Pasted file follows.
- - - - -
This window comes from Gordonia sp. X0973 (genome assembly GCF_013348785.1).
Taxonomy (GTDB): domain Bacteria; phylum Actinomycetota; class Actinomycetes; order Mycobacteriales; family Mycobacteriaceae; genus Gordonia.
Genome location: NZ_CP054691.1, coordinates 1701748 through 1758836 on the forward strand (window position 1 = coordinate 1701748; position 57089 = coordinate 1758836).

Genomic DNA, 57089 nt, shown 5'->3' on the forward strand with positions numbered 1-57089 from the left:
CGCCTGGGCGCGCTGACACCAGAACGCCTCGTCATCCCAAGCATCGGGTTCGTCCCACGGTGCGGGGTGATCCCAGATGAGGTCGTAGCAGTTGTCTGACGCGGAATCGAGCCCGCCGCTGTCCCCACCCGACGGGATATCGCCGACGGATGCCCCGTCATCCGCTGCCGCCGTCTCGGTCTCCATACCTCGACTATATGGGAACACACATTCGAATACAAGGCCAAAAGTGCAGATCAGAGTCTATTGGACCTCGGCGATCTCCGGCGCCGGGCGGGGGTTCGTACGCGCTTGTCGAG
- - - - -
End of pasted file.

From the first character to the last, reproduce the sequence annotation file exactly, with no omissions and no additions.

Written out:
This window comes from Gordonia sp. X0973 (genome assembly GCF_013348785.1).
Taxonomy (GTDB): domain Bacteria; phylum Actinomycetota; class Actinomycetes; order Mycobacteriales; family Mycobacteriaceae; genus Gordonia.
Genome location: NZ_CP054691.1, coordinates 1701748 through 1758836 on the forward strand (window position 1 = coordinate 1701748; position 57089 = coordinate 1758836).

Genomic DNA, 57089 nt, shown 5'->3' on the forward strand with positions numbered 1-57089 from the left:
CGCCTGGGCGCGCTGACACCAGAACGCCTCGTCATCCCAAGCATCGGGTTCGTCCCACGGTGCGGGGTGATCCCAGATGAGGTCGTAGCAGTTGTCTGACGCGGAATCGAGCCCGCCGCTGTCCCCACCCGACGGGATATCGCCGACGGATGCCCCGTCATCCGCTGCCGCCGTCTCGGTCTCCATACCTCGACTATATGGGAACACACATTCGAATACAAGGCCAAAAGTGCAGATCAGAGTCTATTGGACCTCGGCGATCTCCGGCGCCGGGCGGGGGTTCGTACGCGCTTGTCGAG